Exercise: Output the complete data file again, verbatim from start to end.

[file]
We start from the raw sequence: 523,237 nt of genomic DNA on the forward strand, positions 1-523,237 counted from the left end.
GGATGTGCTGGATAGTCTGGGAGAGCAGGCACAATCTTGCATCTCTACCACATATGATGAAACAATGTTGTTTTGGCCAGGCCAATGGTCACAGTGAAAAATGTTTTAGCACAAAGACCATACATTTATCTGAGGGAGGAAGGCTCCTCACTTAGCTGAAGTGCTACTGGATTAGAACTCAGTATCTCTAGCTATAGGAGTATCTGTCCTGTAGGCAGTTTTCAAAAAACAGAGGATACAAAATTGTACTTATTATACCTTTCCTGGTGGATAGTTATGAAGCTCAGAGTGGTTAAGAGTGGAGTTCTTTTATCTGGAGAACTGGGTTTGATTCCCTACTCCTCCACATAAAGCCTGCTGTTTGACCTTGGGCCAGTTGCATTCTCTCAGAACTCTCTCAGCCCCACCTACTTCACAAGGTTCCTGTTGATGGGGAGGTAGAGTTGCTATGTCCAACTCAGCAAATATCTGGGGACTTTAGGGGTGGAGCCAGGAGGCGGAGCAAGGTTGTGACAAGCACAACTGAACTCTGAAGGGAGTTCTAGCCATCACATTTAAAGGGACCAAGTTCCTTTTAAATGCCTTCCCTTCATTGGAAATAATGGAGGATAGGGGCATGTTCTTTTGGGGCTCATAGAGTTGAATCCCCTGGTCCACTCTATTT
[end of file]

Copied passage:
We start from the raw sequence: 523,237 nt of genomic DNA on the forward strand, positions 1-523,237 counted from the left end.
GGATGTGCTGGATAGTCTGGGAGAGCAGGCACAATCTTGCATCTCTACCACATATGATGAAACAATGTTGTTTTGGCCAGGCCAATGGTCACAGTGAAAAATGTTTTAGCACAAAGACCATACATTTATCTGAGGGAGGAAGGCTCCTCACTTAGCTGAAGTGCTACTGGATTAGAACTCAGTATCTCTAGCTATAGGAGTATCTGTCCTGTAGGCAGTTTTCAAAAAACAGAGGATACAAAATTGTACTTATTATACCTTTCCTGGTGGATAGTTATGAAGCTCAGAGTGGTTAAGAGTGGAGTTCTTTTATCTGGAGAACTGGGTTTGATTCCCTACTCCTCCACATAAAGCCTGCTGTTTGACCTTGGGCCAGTTGCATTCTCTCAGAACTCTCTCAGCCCCACCTACTTCACAAGGTTCCTGTTGATGGGGAGGTAGAGTTGCTATGTCCAACTCAGCAAATATCTGGGGACTTTAGGGGTGGAGCCAGGAGGCGGAGCAAGGTTGTGACAAGCACAACTGAACTCTGAAGGGAGTTCTAGCCATCACATTTAAAGGGACCAAGTTCCTTTTAAATGCCTTCCCTTCATTGGAAATAATGGAGGATAGGGGCATGTTCTTTTGGGGCTCATAGAGTTGAATCCCCTGGTCCACTCTATTT